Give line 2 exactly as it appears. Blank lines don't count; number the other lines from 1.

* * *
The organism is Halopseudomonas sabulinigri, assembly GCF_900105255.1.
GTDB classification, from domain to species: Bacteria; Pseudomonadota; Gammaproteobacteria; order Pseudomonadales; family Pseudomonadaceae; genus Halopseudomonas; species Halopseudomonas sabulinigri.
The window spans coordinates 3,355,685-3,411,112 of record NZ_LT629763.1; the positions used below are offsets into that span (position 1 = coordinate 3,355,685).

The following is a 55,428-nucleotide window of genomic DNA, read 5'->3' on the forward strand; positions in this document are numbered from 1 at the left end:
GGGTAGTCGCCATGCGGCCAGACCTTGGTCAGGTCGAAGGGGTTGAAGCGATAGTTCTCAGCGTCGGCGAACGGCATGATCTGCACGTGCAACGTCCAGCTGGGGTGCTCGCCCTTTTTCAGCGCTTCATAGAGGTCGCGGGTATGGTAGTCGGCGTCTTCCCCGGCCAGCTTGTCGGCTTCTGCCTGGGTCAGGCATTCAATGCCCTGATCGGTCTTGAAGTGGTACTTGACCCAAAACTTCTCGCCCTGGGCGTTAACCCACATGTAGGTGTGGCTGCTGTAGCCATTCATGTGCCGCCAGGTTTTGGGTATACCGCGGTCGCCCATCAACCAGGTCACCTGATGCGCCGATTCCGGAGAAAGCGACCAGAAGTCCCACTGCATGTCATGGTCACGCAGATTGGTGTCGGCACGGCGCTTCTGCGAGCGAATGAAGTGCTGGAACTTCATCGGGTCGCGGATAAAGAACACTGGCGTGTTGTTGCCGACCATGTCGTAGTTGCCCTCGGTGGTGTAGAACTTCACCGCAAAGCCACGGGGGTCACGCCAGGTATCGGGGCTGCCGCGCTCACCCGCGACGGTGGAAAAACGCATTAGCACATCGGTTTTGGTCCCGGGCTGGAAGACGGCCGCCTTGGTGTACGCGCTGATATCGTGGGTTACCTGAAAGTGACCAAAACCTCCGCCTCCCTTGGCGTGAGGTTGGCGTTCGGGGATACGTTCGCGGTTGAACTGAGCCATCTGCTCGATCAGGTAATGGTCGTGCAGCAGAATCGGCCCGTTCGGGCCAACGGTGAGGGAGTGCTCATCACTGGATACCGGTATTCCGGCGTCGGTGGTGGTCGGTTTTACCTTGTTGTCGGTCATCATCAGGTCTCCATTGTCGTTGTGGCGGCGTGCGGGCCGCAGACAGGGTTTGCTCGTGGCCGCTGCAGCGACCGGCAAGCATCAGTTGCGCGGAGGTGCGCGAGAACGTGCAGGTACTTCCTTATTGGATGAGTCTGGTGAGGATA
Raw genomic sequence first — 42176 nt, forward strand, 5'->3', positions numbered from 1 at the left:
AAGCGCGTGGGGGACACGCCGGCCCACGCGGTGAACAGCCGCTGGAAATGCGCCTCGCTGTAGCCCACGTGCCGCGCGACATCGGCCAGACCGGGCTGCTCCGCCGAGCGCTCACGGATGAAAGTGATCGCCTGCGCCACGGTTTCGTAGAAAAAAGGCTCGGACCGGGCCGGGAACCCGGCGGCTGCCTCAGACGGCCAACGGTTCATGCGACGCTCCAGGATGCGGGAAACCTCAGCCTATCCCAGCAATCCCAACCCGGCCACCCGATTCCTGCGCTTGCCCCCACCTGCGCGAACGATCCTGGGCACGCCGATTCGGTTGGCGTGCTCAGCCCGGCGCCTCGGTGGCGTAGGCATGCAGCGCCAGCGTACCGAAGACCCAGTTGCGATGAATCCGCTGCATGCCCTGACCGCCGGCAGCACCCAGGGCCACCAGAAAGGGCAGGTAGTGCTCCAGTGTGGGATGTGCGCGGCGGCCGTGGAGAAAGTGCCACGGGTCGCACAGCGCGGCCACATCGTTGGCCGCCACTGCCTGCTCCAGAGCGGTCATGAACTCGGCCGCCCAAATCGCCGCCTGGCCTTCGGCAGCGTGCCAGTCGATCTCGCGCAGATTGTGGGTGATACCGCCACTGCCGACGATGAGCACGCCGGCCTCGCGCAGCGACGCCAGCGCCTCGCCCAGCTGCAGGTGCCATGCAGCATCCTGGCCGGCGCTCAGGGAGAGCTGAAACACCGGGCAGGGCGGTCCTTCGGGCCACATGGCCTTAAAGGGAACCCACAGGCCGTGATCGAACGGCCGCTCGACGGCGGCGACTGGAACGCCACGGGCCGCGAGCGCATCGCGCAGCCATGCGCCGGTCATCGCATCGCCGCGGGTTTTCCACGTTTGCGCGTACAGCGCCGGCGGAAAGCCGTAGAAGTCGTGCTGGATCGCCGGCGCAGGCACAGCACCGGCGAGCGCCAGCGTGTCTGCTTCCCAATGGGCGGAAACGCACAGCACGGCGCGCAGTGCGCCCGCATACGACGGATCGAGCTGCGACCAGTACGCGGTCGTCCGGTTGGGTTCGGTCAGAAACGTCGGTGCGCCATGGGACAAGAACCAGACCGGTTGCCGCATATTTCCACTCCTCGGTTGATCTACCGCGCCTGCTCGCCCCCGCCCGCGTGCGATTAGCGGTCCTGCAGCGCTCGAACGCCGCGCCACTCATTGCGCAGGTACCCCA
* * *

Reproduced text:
GTDB classification, from domain to species: Bacteria; Pseudomonadota; Gammaproteobacteria; order Pseudomonadales; family Pseudomonadaceae; genus Halopseudomonas; species Halopseudomonas sabulinigri.